5 Steps to Reduce the Grocery Budget 

One of the tools that my husband and I used to determine what our finances would look like if I stayed home was the Discover card website. A few months ago, we sat down to review the finances to see if we were on track. 

I noticed that I was spending $600 each month on groceries. That did not include meat. We buy our beef and pork from local farms, and Discover was not categorizing them as grocery stores.   I decided that I wanted to bring my grocery budget down to $400 a month. This was somewhat arbitrary, but I recall that my mom used to spend $100 each week when I was a kid. 

Now, I’m spending about $70 each week. Here are some ofthe tools I discovered along the way.

1. Pricebook 

The first thing I learned was to watch prices. I started a spreadsheet on my phone and started keeping track of prices. I found that while the prices in my grocery store were low, there was another grocery store that was even lower. So, I switched. 

2. Couponing

I read up on couponing. I discovered extreme couponing. People were getting stuff for free. I thought maybe I could do that.     It is possible. If you can find a manufacturer coupon and a store coupon and that thing goes on sale, you can get stuff for free. I learned that if you are going to get stuff for free, I needed to do a few things. 

  • Buy newspapers
  • Shop at multiple stores 
  • Study the circular 

I did these things. I spent 3 hours making my grocery list. I spent 3 hours driving all over town. I wasn’t getting anything for free. I actually feel like I was spending more money. I felt like if I had a coupon, I had to buy the product. I felt like I had to get every deal or I was missing out. I also realized that they never had coupons for fish or produce. This really was not working with my diet. What works for me:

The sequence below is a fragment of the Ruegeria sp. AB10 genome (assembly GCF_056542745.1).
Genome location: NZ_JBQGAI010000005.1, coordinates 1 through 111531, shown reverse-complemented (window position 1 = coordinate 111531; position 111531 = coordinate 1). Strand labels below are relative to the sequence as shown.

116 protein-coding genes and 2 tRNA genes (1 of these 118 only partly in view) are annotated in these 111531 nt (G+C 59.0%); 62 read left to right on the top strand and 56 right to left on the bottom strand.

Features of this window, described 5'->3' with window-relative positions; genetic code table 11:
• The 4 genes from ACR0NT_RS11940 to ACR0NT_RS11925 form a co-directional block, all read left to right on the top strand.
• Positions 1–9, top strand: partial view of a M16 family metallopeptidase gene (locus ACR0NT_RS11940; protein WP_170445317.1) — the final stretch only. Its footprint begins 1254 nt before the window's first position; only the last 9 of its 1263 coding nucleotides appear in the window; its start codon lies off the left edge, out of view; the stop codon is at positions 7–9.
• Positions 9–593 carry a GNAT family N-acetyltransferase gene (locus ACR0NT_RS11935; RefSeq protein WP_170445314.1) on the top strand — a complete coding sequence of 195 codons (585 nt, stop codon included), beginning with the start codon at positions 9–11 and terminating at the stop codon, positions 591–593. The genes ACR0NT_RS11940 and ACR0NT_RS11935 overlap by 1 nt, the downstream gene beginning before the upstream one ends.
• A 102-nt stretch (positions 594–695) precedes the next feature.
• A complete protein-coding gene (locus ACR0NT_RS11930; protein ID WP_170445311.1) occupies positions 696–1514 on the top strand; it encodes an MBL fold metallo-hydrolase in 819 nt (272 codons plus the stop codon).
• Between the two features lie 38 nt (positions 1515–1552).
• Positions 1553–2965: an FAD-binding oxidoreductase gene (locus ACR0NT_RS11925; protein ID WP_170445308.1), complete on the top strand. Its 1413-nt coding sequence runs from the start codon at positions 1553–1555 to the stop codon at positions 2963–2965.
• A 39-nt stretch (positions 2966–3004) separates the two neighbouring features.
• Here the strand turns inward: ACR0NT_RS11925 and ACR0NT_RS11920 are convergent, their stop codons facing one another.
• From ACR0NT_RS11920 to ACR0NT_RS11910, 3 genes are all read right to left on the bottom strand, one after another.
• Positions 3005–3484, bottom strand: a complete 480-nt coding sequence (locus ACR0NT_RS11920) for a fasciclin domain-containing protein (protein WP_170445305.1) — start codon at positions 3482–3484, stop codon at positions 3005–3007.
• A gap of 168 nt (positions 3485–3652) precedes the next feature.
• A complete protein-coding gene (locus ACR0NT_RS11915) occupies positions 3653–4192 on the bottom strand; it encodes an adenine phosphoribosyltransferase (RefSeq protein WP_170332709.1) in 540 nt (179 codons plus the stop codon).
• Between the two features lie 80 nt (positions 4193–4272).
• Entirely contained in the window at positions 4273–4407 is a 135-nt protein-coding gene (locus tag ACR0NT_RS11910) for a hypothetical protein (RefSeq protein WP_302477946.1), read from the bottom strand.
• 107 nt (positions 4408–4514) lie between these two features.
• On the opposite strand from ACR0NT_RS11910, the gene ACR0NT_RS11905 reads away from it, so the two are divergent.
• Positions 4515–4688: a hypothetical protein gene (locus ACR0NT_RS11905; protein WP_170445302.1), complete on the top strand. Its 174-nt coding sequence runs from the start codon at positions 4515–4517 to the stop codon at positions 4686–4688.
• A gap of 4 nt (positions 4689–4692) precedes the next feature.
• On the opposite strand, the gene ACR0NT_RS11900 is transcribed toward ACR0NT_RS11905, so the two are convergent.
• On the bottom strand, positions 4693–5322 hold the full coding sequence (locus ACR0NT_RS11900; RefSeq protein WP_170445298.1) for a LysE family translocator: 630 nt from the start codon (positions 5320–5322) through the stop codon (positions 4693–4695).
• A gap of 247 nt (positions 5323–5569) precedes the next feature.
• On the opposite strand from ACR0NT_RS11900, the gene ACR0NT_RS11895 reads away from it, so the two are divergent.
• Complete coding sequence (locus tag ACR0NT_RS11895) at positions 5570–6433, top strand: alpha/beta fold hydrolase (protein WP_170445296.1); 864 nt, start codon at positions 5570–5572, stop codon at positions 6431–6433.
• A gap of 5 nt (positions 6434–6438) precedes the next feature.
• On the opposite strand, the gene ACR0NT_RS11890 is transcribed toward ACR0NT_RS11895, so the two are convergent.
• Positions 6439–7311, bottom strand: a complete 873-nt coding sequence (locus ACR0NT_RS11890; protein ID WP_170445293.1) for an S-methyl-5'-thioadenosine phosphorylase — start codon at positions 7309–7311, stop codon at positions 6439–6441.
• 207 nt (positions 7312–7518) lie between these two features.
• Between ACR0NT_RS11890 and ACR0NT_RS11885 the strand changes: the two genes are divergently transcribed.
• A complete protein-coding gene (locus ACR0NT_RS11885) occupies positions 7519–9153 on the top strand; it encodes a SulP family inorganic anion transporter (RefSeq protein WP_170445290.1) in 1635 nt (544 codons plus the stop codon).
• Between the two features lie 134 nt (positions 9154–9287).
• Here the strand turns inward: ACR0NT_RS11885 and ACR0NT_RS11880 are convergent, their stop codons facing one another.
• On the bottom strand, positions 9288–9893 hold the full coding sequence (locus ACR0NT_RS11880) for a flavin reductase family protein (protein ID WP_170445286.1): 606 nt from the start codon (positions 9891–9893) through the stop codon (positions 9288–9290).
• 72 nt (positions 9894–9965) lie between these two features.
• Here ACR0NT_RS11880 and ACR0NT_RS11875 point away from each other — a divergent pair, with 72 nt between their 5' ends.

• Use a website that matches up coupons with Target and Whole Foods
  • Print online coupons 
  • Round out my shopping with generic brands from Aldi 

3. Meal Planning 

The thought here is that if you know what to cook each night, you won’t be tempted to go out for dinner or run to the store for missing ingredients. 

4. Leftovers 

I learned how to reduce waste by using leftovers. I hate eating the same exact thing all week, but I do like the convenience of leftovers. Here’s some tricks that work for me:

  • Cook a Roast at the beginning of the week with extra vegetables. 
  • Use meat for sandwiches
  • Make a casserole with the extra vegetables and some leftover meat from the roast
  • Make broth from the bones. 
  • Make a soup from leftover meat and vegetables 
  • Make palao from the soup. (Cook rice in the soup instead of using water)
  • Have a “fresh” meal between the casserole and the soup. 
  • Eat leftovers for lunch 
  • Freeze the leftovers for later 

5. Shopping for and from the Pantry 

This is about getting food for the lowest price that that I can. Instead of planning meals around what I feel like eating and then buying those ingredients, I look at what I have on hand and make something from those ingredients.  I buy things when they are on sale in a volume large enough to stock my pantry. I use what I have in the pantry. My budget is not super tight. If I need something that’s not in my pantry, I buy one of the item, and I buy the generic. 

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